The new World Trade Center Transportation Hub is just one of several new World Trade Center buildings, which make up the improved vision of downtown New York. Symbolizing the resilience and renaissance of both New York and the United States of America as a whole, this new vision included a careful balance of sustainable commercial space, convenient transportation, and a destination cultural center.
To make this vision a reality, however, the project used an unprecedented collection of architects, artists, and urban developers, including Santiago Calatrava, David Childs, Norman Foster, Frank Gehry, Daniel Libeskind, Fumihiko Maki, and Richard Rogers. Everyone involved had a vision to create a grand new urban center for the twenty-first-century New York.
Despite the collection of well-known names working on the project, there were still obstacles to overcome. For instance, the World Trade Center complex was established in a flood zone in Lower Manhattan, which is two blocks away from the Hudson River. The nearby Route 9A underpass and north extension commuter passages were experiencing what many below grade concrete structures face in that situation — water infiltration. Leaking concrete cracks, damp areas, and water penetration through joints were all becoming increasingly hazardous to the area, which was used by hundreds of thousands of commuters every day due to its close proximity to the new Freedom Tower.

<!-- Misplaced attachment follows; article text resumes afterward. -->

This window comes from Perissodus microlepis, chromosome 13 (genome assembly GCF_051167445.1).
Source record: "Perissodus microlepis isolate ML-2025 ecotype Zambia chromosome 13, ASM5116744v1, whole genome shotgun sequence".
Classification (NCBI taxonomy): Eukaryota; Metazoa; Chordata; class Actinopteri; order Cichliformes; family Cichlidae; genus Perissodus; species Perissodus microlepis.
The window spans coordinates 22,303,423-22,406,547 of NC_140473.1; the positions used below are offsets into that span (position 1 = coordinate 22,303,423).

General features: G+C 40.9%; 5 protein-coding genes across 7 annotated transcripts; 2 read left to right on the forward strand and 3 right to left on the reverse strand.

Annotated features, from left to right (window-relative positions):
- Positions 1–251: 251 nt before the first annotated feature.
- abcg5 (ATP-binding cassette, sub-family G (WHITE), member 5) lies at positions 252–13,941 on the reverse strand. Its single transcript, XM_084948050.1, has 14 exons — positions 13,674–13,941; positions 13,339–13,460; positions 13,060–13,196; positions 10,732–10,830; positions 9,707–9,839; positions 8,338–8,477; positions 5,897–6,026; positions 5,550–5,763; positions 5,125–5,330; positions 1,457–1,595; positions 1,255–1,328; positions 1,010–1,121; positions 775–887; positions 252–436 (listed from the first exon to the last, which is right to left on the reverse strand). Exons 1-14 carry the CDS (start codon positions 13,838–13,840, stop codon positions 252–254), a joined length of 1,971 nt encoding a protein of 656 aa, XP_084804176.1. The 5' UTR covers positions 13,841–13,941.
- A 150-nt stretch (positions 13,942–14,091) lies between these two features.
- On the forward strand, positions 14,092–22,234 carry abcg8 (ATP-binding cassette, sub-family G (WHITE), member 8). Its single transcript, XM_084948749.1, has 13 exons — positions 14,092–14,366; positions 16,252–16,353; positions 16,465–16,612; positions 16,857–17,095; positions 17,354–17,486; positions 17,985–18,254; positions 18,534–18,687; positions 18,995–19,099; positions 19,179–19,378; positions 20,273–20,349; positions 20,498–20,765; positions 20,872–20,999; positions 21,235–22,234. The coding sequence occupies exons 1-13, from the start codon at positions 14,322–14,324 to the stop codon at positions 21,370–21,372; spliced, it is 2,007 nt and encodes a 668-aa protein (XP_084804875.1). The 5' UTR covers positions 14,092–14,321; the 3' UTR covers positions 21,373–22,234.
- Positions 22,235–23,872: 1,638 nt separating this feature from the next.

Many products were applied to attempt to mitigate the water damage. However, none used at the time could overcome the problems caused by the failed external sheet membranes that had been used initially. The external sheet membranes were impossible to replace or repair as well due to their blindside application, which offered no way to access them.
Eventually, injection systems were used to address the leaking cracks and persistent damp areas, with results proving only temporary, while costing thousands of dollars in additional labor.
Kryton distributor Dry Concrete’s Greg Maugeri and Billy DellaSorte personally assessed the problems the passages were facing. Through countless early morning site visits, the Dry Concrete team performed trials and provided support and technical expertise.
As longtime Kryton distributors, Dry Concrete had a strong familiarity with the Krystol Leak Repair System, and with their experience, they could confidently recommend the system as a permanent solution to the leakage problems. After Dry Concrete tested the products on a wall of one of the passageways, the project’s decision makers agreed with the distributor’s recommendation.
The Krystol Leak Repair System was the only concrete repair solution that was able to stop the leaks and return the problem areas to a dry state. Approved by both the Downtown Design Partnership and the Port Authority of New York and New Jersey, it was put to work, sealing the leaking cracks in the Route 9A underpass and north extension commuter passages while providing permanent protection against high groundwater pressure.
Over time, the proprietary chemicals used in the Krystol products will only get more effective at preventing water penetration around the underpass and north extension areas. Because the chemicals lie dormant throughout the life of the concrete structure, they react to any present moisture to create hair-like, permanent crystals, which stop any water from entering the structure.
The Krystol Leak Repair System is a permanent crystalline waterproofing solution used for repairing leaking cracks, holes and joints found in concrete. It reliably stops high water flow, even under high-hydrostatic pressure, and outperforms injection systems. Repairing leaks is a simple 3-step process that involves…